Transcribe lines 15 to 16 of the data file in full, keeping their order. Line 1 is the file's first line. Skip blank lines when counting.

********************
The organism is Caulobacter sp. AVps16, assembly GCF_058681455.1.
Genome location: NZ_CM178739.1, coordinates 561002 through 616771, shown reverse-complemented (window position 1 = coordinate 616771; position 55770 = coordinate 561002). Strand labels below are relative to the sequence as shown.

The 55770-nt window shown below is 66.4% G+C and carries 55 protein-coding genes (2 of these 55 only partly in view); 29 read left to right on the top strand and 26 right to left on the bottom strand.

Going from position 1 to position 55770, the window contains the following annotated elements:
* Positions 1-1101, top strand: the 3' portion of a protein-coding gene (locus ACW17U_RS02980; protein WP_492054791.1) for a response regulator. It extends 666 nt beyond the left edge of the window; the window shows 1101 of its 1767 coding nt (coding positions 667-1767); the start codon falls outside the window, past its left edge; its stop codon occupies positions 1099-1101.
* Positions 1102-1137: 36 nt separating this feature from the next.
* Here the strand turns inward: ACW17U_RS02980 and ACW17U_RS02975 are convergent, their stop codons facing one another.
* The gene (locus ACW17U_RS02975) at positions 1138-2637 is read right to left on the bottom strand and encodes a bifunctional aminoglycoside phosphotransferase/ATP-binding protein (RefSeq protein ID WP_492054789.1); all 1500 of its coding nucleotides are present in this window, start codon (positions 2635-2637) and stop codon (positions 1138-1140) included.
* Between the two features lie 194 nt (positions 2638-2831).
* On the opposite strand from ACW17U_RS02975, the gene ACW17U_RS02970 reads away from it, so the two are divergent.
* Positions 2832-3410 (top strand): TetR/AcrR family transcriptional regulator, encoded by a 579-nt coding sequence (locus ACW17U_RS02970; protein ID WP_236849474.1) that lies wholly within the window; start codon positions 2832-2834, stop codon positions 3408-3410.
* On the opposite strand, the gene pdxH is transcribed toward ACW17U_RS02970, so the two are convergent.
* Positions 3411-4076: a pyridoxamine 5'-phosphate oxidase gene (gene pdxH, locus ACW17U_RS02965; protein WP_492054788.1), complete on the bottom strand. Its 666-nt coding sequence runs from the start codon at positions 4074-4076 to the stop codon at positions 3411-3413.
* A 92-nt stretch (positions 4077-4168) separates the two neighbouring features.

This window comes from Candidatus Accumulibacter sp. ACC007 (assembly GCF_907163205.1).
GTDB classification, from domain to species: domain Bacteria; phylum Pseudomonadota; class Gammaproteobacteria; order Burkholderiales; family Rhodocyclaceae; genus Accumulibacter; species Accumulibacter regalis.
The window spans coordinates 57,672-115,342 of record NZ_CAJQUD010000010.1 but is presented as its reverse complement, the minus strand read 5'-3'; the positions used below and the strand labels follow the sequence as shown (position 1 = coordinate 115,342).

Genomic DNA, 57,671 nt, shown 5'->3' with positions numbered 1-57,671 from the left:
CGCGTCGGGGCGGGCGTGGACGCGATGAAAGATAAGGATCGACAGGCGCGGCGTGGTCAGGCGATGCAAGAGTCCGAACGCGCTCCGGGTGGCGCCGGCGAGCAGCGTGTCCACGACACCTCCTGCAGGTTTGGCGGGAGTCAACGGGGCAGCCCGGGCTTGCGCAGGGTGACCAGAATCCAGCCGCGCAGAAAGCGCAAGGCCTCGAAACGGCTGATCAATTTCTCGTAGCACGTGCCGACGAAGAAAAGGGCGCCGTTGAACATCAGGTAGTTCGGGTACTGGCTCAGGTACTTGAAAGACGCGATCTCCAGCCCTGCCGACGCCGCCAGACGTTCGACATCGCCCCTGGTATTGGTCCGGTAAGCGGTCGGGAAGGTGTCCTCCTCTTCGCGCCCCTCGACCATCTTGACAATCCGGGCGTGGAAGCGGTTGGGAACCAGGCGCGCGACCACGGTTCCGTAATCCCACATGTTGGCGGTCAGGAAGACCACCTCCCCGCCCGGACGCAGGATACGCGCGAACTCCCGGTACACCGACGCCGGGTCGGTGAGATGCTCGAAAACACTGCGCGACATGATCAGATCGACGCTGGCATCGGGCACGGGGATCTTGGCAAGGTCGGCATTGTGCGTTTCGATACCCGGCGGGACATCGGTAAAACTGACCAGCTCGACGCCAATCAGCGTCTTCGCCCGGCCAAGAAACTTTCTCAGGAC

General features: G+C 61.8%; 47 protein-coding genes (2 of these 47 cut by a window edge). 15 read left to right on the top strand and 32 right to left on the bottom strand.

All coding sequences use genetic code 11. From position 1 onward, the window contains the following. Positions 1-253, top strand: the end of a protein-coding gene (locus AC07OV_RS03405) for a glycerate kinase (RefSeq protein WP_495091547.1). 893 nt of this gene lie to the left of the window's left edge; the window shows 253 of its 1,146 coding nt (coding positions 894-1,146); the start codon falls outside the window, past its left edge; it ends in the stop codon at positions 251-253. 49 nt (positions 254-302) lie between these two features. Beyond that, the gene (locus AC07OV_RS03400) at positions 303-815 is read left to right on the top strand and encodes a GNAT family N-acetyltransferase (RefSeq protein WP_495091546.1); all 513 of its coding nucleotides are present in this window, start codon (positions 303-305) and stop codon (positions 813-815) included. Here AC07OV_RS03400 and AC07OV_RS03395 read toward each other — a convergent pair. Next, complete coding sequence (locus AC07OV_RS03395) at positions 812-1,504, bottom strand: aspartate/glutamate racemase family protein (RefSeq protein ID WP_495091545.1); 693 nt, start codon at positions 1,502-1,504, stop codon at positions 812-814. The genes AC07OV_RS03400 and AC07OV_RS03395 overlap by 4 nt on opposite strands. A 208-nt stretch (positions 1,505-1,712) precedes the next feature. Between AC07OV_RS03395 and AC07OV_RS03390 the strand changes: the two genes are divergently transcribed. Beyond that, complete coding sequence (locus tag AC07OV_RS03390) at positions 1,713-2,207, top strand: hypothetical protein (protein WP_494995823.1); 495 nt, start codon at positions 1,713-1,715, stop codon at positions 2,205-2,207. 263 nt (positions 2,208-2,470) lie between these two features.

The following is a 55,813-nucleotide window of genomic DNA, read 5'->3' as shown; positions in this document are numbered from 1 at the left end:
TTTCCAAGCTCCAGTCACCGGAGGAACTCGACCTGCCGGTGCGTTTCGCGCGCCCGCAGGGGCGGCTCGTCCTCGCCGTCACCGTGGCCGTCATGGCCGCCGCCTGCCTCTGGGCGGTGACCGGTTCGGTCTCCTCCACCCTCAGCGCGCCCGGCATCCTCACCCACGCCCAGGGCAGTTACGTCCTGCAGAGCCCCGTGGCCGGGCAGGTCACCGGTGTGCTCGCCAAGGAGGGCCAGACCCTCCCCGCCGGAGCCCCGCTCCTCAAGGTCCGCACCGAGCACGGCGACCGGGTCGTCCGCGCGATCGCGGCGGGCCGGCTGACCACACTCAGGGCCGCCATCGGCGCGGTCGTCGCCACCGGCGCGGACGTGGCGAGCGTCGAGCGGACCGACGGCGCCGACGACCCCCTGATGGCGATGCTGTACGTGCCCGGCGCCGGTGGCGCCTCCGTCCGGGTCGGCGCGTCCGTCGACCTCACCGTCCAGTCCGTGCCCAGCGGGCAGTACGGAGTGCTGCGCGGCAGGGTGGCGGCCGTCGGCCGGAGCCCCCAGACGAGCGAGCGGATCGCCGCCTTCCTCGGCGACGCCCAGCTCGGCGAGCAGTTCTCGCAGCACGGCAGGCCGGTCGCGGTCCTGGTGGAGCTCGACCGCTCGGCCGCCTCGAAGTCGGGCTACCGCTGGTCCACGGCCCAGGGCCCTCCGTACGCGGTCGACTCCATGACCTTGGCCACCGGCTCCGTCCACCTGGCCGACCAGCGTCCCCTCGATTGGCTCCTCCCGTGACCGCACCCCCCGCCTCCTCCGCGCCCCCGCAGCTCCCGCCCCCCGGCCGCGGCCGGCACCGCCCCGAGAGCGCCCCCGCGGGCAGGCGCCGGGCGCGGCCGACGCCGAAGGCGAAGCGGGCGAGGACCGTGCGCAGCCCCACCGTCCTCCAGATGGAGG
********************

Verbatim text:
This window comes from Candidatus Accumulibacter sp. ACC007 (assembly GCF_907163205.1).
GTDB classification, from domain to species: domain Bacteria; phylum Pseudomonadota; class Gammaproteobacteria; order Burkholderiales; family Rhodocyclaceae; genus Accumulibacter; species Accumulibacter regalis.